Thursday, July 21, 2011

The Common English Bible

I have always been a fan of newer and better translations of the Bible. I have never been on the side of those condemning the “new” translations, and I am not now. I can remember as a boy in my early teens, when the Good News For Modern Man came out, going door to door in my neighborhood handing out New Testaments. My little church’s pastor led us to promote this new translation of the Bible. At that time, there weren’t many to choose from. Of course, we had the Revised Standard Version which was good but still sounded King James-ish.

Good News for Modern Man is now Today’s English Version. I still turn to it often. Around that time the Living Bible was published. I got a free copy from Christianity Today Magazine. It was fun to read the freer verse Bible. But the Living Bible was a paraphrase; so, you knew that it was not as true to the Hebrew and English texts. But, I still loved it. I use it now sometimes. It has been updated and made more of a translation now in the New Living Bible. It’s pretty good.

While I was in seminary in the late seventies, another translation was published called The New International Version or NIV. It has proved to be a popular translation. I use it often. It was an attempt to translate the original texts but keep close to the King James Bible. It sounded like a Bible that most of us had been reading or hearing all our lives. This version too has been updated in 2011 and is very good. I just bought a new copy of it.

In the eighties, the Revised Standard Version was updated and became the New Revised Standard Version. This is the text that I usually read on Sundays.

2011 was the 400th birthday of the King James Version of the Bible. I still like some of the poetic sounding language. I still like to read at Christmas the Luke 2 KJV: “It came to pass in those days that there went out a decree from Caesar Augustus…Mary was great with child.” It has the sound of Shakespearean English. At the time, it was a monumental translation of the Bible. But, we have much better access to original manuscripts.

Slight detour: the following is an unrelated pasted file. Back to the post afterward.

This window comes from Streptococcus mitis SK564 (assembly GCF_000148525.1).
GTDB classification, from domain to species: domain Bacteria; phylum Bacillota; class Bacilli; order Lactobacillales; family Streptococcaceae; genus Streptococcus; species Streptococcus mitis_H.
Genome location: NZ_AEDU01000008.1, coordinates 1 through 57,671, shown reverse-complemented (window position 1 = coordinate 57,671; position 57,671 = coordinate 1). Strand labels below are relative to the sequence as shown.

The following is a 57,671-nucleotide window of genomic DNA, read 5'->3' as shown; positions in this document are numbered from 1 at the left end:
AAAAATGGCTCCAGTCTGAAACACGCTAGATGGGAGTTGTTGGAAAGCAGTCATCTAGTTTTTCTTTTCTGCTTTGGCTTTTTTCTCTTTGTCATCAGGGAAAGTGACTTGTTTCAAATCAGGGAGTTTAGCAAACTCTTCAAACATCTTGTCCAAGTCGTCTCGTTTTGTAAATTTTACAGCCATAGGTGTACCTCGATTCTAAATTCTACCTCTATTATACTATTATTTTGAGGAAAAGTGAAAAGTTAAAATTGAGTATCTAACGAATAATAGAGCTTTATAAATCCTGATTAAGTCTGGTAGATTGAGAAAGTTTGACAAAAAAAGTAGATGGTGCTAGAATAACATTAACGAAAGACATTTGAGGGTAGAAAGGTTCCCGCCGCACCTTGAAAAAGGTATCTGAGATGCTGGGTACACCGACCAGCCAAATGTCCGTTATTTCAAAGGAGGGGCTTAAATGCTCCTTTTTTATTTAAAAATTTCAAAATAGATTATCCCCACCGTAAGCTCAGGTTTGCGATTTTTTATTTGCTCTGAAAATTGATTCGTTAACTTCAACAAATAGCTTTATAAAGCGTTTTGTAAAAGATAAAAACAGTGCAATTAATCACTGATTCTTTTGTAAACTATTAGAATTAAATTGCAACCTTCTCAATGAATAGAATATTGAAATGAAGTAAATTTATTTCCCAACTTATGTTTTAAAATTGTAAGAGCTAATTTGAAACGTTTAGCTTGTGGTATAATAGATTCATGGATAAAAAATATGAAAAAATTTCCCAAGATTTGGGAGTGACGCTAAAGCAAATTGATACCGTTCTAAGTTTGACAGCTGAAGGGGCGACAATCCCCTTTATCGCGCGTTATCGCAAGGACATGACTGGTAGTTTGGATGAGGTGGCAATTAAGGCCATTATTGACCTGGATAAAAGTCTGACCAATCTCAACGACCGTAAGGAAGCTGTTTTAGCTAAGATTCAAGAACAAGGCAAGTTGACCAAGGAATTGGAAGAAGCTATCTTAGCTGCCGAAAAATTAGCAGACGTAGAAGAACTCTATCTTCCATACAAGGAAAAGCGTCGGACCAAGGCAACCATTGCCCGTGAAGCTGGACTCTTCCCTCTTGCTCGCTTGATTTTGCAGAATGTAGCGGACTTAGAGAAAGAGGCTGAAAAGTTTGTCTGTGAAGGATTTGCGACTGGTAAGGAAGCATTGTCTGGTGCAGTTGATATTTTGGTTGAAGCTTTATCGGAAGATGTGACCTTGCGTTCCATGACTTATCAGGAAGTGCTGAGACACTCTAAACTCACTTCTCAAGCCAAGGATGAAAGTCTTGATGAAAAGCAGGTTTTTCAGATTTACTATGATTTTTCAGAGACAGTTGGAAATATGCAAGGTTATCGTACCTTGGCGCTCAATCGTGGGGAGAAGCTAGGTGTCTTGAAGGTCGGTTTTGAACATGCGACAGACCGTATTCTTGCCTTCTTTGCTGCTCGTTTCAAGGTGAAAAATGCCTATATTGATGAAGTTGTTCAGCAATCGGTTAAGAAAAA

There is value in all of these translations. Every translation is a study of the original language to be accurate and faithful to the texts as we have them. It is amazing how much agreement there is on the Bible’s text translation. All of the above major translations are faithful to the text, and helpful in understanding the meaning.

Just recently, there is another translation called the Common English Bible. It is a faithful and accurate translation mostly. I really love the way in which it is translated for the most part. I got really excited about it at first. Only one thing bothers me about it. In all of the other translations Jesus calls himself the Son of Man which is an accurate translation of the Greek. In this CEB translation Jesus is the Human One.

Ok. I know that Son of Man means human being. Yes, that’s true. Jesus was truly human. I’m ok with that. It’s historically and theologically correct to say that. But, in my study, the term Son of Man has all kinds of meanings other than that. It’s kind of a title that Jesus used to talk about himself in the third person. “The Son of Man came not to be served but to serve.”